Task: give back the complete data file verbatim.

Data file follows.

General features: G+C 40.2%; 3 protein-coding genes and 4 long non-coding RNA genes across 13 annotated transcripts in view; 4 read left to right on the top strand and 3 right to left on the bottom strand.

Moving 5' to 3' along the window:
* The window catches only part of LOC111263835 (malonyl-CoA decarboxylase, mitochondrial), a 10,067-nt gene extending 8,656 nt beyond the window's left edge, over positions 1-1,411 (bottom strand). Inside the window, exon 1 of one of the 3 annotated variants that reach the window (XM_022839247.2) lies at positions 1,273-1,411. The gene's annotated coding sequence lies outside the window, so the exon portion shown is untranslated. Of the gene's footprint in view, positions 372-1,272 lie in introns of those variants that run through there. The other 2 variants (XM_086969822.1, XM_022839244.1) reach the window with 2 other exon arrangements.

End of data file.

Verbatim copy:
General features: G+C 40.2%; 3 protein-coding genes and 4 long non-coding RNA genes across 13 annotated transcripts in view; 4 read left to right on the top strand and 3 right to left on the bottom strand.

Moving 5' to 3' along the window:
* The window catches only part of LOC111263835 (malonyl-CoA decarboxylase, mitochondrial), a 10,067-nt gene extending 8,656 nt beyond the window's left edge, over positions 1-1,411 (bottom strand). Inside the window, exon 1 of one of the 3 annotated variants that reach the window (XM_022839247.2) lies at positions 1,273-1,411. The gene's annotated coding sequence lies outside the window, so the exon portion shown is untranslated. Of the gene's footprint in view, positions 372-1,272 lie in introns of those variants that run through there. The other 2 variants (XM_086969822.1, XM_022839244.1) reach the window with 2 other exon arrangements.